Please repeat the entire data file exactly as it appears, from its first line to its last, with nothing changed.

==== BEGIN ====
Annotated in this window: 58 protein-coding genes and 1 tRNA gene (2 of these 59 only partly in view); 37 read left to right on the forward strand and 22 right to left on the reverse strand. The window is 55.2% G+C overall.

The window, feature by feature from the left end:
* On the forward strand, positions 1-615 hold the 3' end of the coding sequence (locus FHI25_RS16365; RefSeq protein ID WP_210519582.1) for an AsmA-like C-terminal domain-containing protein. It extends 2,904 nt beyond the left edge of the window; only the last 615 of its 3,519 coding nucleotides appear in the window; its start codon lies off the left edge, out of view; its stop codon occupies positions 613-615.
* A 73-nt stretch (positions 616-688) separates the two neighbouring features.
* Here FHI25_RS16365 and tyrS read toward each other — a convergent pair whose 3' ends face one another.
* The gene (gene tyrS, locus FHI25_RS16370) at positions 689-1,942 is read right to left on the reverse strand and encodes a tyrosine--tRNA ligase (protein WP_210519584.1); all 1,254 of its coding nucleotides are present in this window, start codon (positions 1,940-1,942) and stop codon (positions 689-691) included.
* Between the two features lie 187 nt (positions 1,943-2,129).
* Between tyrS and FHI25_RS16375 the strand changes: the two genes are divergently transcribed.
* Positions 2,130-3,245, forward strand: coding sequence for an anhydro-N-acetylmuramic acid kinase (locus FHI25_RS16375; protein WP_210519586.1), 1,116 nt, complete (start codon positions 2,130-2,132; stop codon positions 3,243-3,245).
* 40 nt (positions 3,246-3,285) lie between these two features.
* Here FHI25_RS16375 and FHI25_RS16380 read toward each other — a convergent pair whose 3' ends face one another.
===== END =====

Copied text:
Annotated in this window: 58 protein-coding genes and 1 tRNA gene (2 of these 59 only partly in view); 37 read left to right on the forward strand and 22 right to left on the reverse strand. The window is 55.2% G+C overall.

The window, feature by feature from the left end:
* On the forward strand, positions 1-615 hold the 3' end of the coding sequence (locus FHI25_RS16365; RefSeq protein ID WP_210519582.1) for an AsmA-like C-terminal domain-containing protein. It extends 2,904 nt beyond the left edge of the window; only the last 615 of its 3,519 coding nucleotides appear in the window; its start codon lies off the left edge, out of view; its stop codon occupies positions 613-615.
* A 73-nt stretch (positions 616-688) separates the two neighbouring features.
* Here FHI25_RS16365 and tyrS read toward each other — a convergent pair whose 3' ends face one another.
* The gene (gene tyrS, locus FHI25_RS16370) at positions 689-1,942 is read right to left on the reverse strand and encodes a tyrosine--tRNA ligase (protein WP_210519584.1); all 1,254 of its coding nucleotides are present in this window, start codon (positions 1,940-1,942) and stop codon (positions 689-691) included.
* Between the two features lie 187 nt (positions 1,943-2,129).
* Between tyrS and FHI25_RS16375 the strand changes: the two genes are divergently transcribed.
* Positions 2,130-3,245, forward strand: coding sequence for an anhydro-N-acetylmuramic acid kinase (locus FHI25_RS16375; protein WP_210519586.1), 1,116 nt, complete (start codon positions 2,130-2,132; stop codon positions 3,243-3,245).
* 40 nt (positions 3,246-3,285) lie between these two features.
* Here FHI25_RS16375 and FHI25_RS16380 read toward each other — a convergent pair whose 3' ends face one another.